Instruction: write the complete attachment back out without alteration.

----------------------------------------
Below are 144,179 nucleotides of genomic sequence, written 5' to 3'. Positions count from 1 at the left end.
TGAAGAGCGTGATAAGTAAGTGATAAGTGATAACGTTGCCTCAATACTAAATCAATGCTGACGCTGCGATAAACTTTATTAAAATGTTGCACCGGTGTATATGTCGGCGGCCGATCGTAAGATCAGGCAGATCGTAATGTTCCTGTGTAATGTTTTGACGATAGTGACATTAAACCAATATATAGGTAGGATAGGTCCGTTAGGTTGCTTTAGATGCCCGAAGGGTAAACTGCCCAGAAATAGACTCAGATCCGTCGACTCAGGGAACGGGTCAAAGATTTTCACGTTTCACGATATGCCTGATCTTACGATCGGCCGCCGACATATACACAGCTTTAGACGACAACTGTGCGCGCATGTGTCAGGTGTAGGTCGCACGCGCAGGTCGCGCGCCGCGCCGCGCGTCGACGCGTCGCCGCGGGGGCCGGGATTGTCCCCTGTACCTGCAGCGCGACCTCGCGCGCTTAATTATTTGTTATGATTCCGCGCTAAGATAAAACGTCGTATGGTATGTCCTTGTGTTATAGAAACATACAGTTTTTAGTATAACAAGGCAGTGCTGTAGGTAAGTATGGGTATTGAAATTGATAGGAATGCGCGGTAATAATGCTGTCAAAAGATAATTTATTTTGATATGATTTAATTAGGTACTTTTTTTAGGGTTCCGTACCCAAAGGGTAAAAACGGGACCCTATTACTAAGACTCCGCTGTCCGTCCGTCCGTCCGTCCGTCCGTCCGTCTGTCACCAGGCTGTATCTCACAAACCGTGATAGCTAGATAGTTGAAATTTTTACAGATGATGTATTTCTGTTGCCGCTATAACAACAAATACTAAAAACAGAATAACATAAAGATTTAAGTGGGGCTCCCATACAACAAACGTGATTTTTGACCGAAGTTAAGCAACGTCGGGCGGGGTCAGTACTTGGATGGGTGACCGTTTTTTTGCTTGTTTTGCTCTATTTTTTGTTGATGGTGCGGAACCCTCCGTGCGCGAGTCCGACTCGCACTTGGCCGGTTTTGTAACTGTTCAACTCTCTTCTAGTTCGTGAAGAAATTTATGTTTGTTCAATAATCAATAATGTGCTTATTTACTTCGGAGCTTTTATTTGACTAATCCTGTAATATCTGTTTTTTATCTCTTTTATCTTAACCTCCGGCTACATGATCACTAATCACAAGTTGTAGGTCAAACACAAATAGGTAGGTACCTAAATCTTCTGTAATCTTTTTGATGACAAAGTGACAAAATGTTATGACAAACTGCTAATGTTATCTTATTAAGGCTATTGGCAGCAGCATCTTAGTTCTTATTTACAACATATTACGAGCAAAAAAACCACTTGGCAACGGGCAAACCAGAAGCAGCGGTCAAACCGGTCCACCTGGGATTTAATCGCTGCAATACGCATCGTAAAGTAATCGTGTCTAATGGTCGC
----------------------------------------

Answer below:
Below are 144,179 nucleotides of genomic sequence, written 5' to 3'. Positions count from 1 at the left end.
TGAAGAGCGTGATAAGTAAGTGATAAGTGATAACGTTGCCTCAATACTAAATCAATGCTGACGCTGCGATAAACTTTATTAAAATGTTGCACCGGTGTATATGTCGGCGGCCGATCGTAAGATCAGGCAGATCGTAATGTTCCTGTGTAATGTTTTGACGATAGTGACATTAAACCAATATATAGGTAGGATAGGTCCGTTAGGTTGCTTTAGATGCCCGAAGGGTAAACTGCCCAGAAATAGACTCAGATCCGTCGACTCAGGGAACGGGTCAAAGATTTTCACGTTTCACGATATGCCTGATCTTACGATCGGCCGCCGACATATACACAGCTTTAGACGACAACTGTGCGCGCATGTGTCAGGTGTAGGTCGCACGCGCAGGTCGCGCGCCGCGCCGCGCGTCGACGCGTCGCCGCGGGGGCCGGGATTGTCCCCTGTACCTGCAGCGCGACCTCGCGCGCTTAATTATTTGTTATGATTCCGCGCTAAGATAAAACGTCGTATGGTATGTCCTTGTGTTATAGAAACATACAGTTTTTAGTATAACAAGGCAGTGCTGTAGGTAAGTATGGGTATTGAAATTGATAGGAATGCGCGGTAATAATGCTGTCAAAAGATAATTTATTTTGATATGATTTAATTAGGTACTTTTTTTAGGGTTCCGTACCCAAAGGGTAAAAACGGGACCCTATTACTAAGACTCCGCTGTCCGTCCGTCCGTCCGTCCGTCCGTCCGTCTGTCACCAGGCTGTATCTCACAAACCGTGATAGCTAGATAGTTGAAATTTTTACAGATGATGTATTTCTGTTGCCGCTATAACAACAAATACTAAAAACAGAATAACATAAAGATTTAAGTGGGGCTCCCATACAACAAACGTGATTTTTGACCGAAGTTAAGCAACGTCGGGCGGGGTCAGTACTTGGATGGGTGACCGTTTTTTTGCTTGTTTTGCTCTATTTTTTGTTGATGGTGCGGAACCCTCCGTGCGCGAGTCCGACTCGCACTTGGCCGGTTTTGTAACTGTTCAACTCTCTTCTAGTTCGTGAAGAAATTTATGTTTGTTCAATAATCAATAATGTGCTTATTTACTTCGGAGCTTTTATTTGACTAATCCTGTAATATCTGTTTTTTATCTCTTTTATCTTAACCTCCGGCTACATGATCACTAATCACAAGTTGTAGGTCAAACACAAATAGGTAGGTACCTAAATCTTCTGTAATCTTTTTGATGACAAAGTGACAAAATGTTATGACAAACTGCTAATGTTATCTTATTAAGGCTATTGGCAGCAGCATCTTAGTTCTTATTTACAACATATTACGAGCAAAAAAACCACTTGGCAACGGGCAAACCAGAAGCAGCGGTCAAACCGGTCCACCTGGGATTTAATCGCTGCAATACGCATCGTAAAGTAATCGTGTCTAATGGTCGC